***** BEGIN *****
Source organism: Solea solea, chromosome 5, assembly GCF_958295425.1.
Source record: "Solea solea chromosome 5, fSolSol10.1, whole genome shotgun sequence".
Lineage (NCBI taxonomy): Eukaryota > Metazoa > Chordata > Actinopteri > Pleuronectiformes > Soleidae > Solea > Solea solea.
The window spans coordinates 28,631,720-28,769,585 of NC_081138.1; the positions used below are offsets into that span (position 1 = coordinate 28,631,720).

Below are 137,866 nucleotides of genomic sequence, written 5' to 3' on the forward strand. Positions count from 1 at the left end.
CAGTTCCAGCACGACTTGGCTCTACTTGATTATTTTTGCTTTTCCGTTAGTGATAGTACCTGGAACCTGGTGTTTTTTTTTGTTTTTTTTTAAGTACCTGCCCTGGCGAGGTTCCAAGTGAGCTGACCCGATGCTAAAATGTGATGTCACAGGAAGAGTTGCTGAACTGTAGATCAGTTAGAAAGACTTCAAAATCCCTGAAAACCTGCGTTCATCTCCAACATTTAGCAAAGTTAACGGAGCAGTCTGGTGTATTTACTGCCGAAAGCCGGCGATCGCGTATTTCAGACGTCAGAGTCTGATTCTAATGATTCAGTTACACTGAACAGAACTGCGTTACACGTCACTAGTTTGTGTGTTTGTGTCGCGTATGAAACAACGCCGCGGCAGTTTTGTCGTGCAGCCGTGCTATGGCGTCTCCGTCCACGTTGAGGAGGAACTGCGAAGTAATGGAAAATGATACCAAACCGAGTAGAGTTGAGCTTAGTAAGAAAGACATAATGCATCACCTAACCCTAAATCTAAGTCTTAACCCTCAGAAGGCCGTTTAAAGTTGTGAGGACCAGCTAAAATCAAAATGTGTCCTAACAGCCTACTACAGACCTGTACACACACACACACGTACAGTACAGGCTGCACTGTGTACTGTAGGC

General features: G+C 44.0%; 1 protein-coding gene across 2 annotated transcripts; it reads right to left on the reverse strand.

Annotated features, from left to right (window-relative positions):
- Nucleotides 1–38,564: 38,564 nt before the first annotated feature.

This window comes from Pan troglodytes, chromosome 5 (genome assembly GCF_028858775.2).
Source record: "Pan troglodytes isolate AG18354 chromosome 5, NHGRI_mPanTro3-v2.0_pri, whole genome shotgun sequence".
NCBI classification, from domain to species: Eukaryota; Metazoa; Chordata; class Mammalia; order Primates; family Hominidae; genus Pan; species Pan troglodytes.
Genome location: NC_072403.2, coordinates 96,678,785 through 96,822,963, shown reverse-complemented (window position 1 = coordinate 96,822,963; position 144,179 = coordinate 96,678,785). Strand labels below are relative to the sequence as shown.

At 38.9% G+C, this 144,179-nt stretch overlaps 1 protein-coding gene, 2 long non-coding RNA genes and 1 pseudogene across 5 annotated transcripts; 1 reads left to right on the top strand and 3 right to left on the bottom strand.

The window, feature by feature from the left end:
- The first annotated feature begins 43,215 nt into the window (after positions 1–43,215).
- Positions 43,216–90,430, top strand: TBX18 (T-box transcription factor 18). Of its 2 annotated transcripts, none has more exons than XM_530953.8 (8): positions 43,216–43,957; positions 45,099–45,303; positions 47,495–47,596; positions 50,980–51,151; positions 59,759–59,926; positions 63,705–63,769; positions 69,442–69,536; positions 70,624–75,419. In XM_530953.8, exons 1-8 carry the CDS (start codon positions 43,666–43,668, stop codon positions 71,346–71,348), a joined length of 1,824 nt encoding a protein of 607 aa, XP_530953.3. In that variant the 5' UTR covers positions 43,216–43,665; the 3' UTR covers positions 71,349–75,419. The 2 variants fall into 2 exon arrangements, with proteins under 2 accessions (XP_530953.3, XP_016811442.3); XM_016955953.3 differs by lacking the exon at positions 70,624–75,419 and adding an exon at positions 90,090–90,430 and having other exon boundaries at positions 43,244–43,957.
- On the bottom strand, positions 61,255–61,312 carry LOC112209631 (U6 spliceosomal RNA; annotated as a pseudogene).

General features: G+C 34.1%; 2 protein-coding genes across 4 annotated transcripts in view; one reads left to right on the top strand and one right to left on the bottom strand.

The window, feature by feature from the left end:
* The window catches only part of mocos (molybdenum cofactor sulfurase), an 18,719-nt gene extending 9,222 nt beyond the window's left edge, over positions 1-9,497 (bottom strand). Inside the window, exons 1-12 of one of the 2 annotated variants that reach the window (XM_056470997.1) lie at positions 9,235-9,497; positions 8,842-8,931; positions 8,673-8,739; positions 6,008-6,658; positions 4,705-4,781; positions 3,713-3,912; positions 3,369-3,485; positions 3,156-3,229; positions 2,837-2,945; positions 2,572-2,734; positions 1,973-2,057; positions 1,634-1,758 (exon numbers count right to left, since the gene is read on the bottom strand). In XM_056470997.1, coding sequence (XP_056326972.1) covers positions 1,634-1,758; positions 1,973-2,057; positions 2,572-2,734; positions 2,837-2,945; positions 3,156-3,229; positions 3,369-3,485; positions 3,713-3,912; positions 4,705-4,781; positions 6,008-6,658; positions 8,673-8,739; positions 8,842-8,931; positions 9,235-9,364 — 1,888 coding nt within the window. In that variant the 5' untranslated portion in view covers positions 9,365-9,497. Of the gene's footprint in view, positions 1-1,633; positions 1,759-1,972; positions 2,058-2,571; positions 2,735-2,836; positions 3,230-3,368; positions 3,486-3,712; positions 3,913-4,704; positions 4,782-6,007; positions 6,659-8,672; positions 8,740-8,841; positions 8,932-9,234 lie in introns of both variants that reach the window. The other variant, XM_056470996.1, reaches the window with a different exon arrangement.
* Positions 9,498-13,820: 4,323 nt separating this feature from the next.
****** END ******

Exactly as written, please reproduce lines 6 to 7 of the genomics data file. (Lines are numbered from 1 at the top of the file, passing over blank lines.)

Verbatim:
CAGTTCCAGCACGACTTGGCTCTACTTGATTATTTTTGCTTTTCCGTTAGTGATAGTACCTGGAACCTGGTGTTTTTTTTTGTTTTTTTTTAAGTACCTGCCCTGGCGAGGTTCCAAGTGAGCTGACCCGATGCTAAAATGTGATGTCACAGGAAGAGTTGCTGAACTGTAGATCAGTTAGAAAGACTTCAAAATCCCTGAAAACCTGCGTTCATCTCCAACATTTAGCAAAGTTAACGGAGCAGTCTGGTGTATTTACTGCCGAAAGCCGGCGATCGCGTATTTCAGACGTCAGAGTCTGATTCTAATGATTCAGTTACACTGAACAGAACTGCGTTACACGTCACTAGTTTGTGTGTTTGTGTCGCGTATGAAACAACGCCGCGGCAGTTTTGTCGTGCAGCCGTGCTATGGCGTCTCCGTCCACGTTGAGGAGGAACTGCGAAGTAATGGAAAATGATACCAAACCGAGTAGAGTTGAGCTTAGTAAGAAAGACATAATGCATCACCTAACCCTAAATCTAAGTCTTAACCCTCAGAAGGCCGTTTAAAGTTGTGAGGACCAGCTAAAATCAAAATGTGTCCTAACAGCCTACTACAGACCTGTACACACACACACACGTACAGTACAGGCTGCACTGTGTACTGTAGGC

General features: G+C 44.0%; 1 protein-coding gene across 2 annotated transcripts; it reads right to left on the reverse strand.